One Man's Quest to Bring Good Coffee and Hope to Japan's Tsunami Zone

An entrancing documentary about Yoshi Masuda, who shares his love of coffee and vintage records with survivors of the disaster

After the earthquake and tsunami, Yoshi Masuda set out to share his love of coffee and vintage gramophone tunes with survivors, driving across Japan in a VW bus and setting up outposts of the HOPE Cafe. His humble goal is to create a scene of normalcy and warmth in a devastated area. Mackenzie Sheppard's entrancing short documentary, Yoshi's Blend, captures his inspiring energy. The filmmaker spent weeks filming and volunteering in the tsunami zone and describes his experience in a short interview below. 


Stills from the film


The Atlantic: What brought you to the area? How did you find Yoshi and decide to do the film?

Mackenzie Sheppard: I first moved to Japan when I was five and graduated from an international school there at the age of 17. For the past few years I have been studying Film Production at UBC in Vancouver, Canada. 

I've known Yoshi Masuda for a number of years, and have always been impressed by his interesting hobbies and unique philosophical views in relation to them. After the earthquake/tsunami occurred, Yoshi was on the ground within a week of the disaster via his connections with HOPE International Development Agency. It was on my return to Japan in June, that I realized what an interesting story there was to be told in regards to Yoshi sharing his passion for coffee with victims of the disaster. I really wanted to show the whole disaster in a new light. The majority of the media tend to portray devastation in the same way -- a way that doesn't tend to ignite hope or action. My hope is that as we approach the one-year anniversary of the tsunami, people will be inspired by Yoshi's resolve and love for the Japanese people.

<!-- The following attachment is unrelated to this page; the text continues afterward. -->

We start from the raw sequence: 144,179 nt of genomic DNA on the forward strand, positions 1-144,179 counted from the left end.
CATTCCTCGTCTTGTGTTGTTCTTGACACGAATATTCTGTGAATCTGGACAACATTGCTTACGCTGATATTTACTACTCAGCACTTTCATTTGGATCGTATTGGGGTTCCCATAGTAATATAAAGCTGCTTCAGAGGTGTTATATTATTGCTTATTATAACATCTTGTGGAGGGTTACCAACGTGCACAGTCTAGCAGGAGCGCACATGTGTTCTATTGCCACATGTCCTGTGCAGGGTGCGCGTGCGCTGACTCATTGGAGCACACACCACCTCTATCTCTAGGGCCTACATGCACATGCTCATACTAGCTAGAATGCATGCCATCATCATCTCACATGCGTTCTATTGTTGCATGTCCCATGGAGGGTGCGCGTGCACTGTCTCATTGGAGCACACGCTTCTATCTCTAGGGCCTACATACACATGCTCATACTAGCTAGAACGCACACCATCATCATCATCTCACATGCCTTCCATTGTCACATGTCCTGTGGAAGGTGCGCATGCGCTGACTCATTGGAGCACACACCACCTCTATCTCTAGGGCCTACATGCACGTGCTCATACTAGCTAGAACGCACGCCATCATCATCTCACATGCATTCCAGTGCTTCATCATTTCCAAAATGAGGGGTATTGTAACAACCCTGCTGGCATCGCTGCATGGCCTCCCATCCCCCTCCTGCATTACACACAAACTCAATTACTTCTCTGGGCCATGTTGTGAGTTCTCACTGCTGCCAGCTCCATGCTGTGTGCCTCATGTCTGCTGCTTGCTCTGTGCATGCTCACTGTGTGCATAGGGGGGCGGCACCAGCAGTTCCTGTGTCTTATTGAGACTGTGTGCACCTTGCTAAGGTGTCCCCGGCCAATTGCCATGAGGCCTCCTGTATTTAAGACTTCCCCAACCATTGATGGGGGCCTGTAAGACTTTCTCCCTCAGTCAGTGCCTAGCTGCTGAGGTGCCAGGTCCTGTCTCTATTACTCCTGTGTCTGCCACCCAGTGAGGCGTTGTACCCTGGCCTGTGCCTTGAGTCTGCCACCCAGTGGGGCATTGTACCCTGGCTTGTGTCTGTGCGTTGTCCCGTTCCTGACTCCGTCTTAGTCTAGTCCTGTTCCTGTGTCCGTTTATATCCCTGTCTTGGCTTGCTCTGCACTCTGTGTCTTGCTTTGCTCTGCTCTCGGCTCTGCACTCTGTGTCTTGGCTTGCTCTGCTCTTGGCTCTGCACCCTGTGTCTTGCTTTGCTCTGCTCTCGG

What was the process of shooting like? 

I shot over a period of two months. I was never shooting consecutive days, but that time period allowed me to film him at his home in Seto, before he would go on his next trip to the tsunami zone at the end of July 2011. For a few weeks, I was up the tsunami zone volunteering for the HOPE Cafe as a manager, and running it without Yoshi there. During the last few days of volunteering, Yoshi came up by train and I began trailing him with the camera.

What's next for you?

In April, I will be graduating with a Bachelor of Fine Arts from UBC. Over the next year I will be directing more short docs, commercials, and music videos. 

For more work by Mackenzie Sheppard, visit http://www.mackenziesheppard.net.

Via the Vimeo HD Channel

Kasia Cieplak-Mayr von Baldegg is the executive producer for video at The AtlanticMore

Cieplak-Mayr von Baldegg joined The Atlantic in 2011 to launch its video channel and, in 2013, create its in-house video production department. She leads the development and production of original documentaries, interviews, and other video content for The Atlantic. Previously, she worked as a producer at Al Gore’s Current TV and as a content strategist and documentary producer in San Francisco. She studied filmmaking and digital media at Harvard University.

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